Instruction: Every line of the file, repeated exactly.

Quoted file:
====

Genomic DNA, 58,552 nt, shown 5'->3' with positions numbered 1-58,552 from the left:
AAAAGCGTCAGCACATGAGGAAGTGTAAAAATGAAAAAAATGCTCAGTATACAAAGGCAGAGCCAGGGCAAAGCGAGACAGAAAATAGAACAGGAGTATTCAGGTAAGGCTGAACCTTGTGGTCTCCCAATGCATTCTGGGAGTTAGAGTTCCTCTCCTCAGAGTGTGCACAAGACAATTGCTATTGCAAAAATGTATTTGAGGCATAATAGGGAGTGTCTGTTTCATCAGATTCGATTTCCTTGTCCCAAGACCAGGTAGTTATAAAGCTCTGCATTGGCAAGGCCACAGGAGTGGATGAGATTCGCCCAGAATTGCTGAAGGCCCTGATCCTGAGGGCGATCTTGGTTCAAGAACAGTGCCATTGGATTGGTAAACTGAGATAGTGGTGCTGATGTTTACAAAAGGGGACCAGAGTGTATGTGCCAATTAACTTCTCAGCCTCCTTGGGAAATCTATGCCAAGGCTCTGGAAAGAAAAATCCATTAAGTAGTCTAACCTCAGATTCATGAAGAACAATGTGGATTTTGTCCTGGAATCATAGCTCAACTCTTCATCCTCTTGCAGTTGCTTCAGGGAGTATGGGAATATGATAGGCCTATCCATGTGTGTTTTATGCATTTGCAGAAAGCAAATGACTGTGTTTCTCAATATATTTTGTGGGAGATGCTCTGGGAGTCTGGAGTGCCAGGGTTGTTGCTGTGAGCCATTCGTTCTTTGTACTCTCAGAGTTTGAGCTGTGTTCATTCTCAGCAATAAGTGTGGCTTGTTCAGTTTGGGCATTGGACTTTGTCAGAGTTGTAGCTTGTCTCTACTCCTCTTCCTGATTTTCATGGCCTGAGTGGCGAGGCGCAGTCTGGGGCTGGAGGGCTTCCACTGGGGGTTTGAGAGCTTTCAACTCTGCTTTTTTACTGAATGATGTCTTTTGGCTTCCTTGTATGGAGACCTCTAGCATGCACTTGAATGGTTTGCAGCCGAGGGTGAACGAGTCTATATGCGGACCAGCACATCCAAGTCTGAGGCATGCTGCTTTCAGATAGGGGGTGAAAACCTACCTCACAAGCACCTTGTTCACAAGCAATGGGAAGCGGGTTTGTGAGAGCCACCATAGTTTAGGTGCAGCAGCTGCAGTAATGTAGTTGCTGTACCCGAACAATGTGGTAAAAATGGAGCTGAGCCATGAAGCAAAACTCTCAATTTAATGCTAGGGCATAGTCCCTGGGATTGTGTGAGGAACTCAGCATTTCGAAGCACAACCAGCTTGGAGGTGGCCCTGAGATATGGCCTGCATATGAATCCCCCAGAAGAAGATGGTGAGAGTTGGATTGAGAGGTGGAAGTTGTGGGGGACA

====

Genomic DNA, 58,552 nt, shown 5'->3' with positions numbered 1-58,552 from the left:
AAAAGCGTCAGCACATGAGGAAGTGTAAAAATGAAAAAAATGCTCAGTATACAAAGGCAGAGCCAGGGCAAAGCGAGACAGAAAATAGAACAGGAGTATTCAGGTAAGGCTGAACCTTGTGGTCTCCCAATGCATTCTGGGAGTTAGAGTTCCTCTCCTCAGAGTGTGCACAAGACAATTGCTATTGCAAAAATGTATTTGAGGCATAATAGGGAGTGTCTGTTTCATCAGATTCGATTTCCTTGTCCCAAGACCAGGTAGTTATAAAGCTCTGCATTGGCAAGGCCACAGGAGTGGATGAGATTCGCCCAGAATTGCTGAAGGCCCTGATCCTGAGGGCGATCTTGGTTCAAGAACAGTGCCATTGGATTGGTAAACTGAGATAGTGGTGCTGATGTTTACAAAAGGGGACCAGAGTGTATGTGCCAATTAACTTCTCAGCCTCCTTGGGAAATCTATGCCAAGGCTCTGGAAAGAAAAATCCATTAAGTAGTCTAACCTCAGATTCATGAAGAACAATGTGGATTTTGTCCTGGAATCATAGCTCAACTCTTCATCCTCTTGCAGTTGCTTCAGGGAGTATGGGAATATGATAGGCCTATCCATGTGTGTTTTATGCATTTGCAGAAAGCAAATGACTGTGTTTCTCAATATATTTTGTGGGAGATGCTCTGGGAGTCTGGAGTGCCAGGGTTGTTGCTGTGAGCCATTCGTTCTTTGTACTCTCAGAGTTTGAGCTGTGTTCATTCTCAGCAATAAGTGTGGCTTGTTCAGTTTGGGCATTGGACTTTGTCAGAGTTGTAGCTTGTCTCTACTCCTCTTCCTGATTTTCATGGCCTGAGTGGCGAGGCGCAGTCTGGGGCTGGAGGGCTTCCACTGGGGGTTTGAGAGCTTTCAACTCTGCTTTTTTACTGAATGATGTCTTTTGGCTTCCTTGTATGGAGACCTCTAGCATGCACTTGAATGGTTTGCAGCCGAGGGTGAACGAGTCTATATGCGGACCAGCACATCCAAGTCTGAGGCATGCTGCTTTCAGATAGGGGGTGAAAACCTACCTCACAAGCACCTTGTTCACAAGCAATGGGAAGCGGGTTTGTGAGAGCCACCATAGTTTAGGTGCAGCAGCTGCAGTAATGTAGTTGCTGTACCCGAACAATGTGGTAAAAATGGAGCTGAGCCATGAAGCAAAACTCTCAATTTAATGCTAGGGCATAGTCCCTGGGATTGTGTGAGGAACTCAGCATTTCGAAGCACAACCAGCTTGGAGGTGGCCCTGAGATATGGCCTGCATATGAATCCCCCAGAAGAAGATGGTGAGAGTTGGATTGAGAGGTGGAAGTTGTGGGGGACA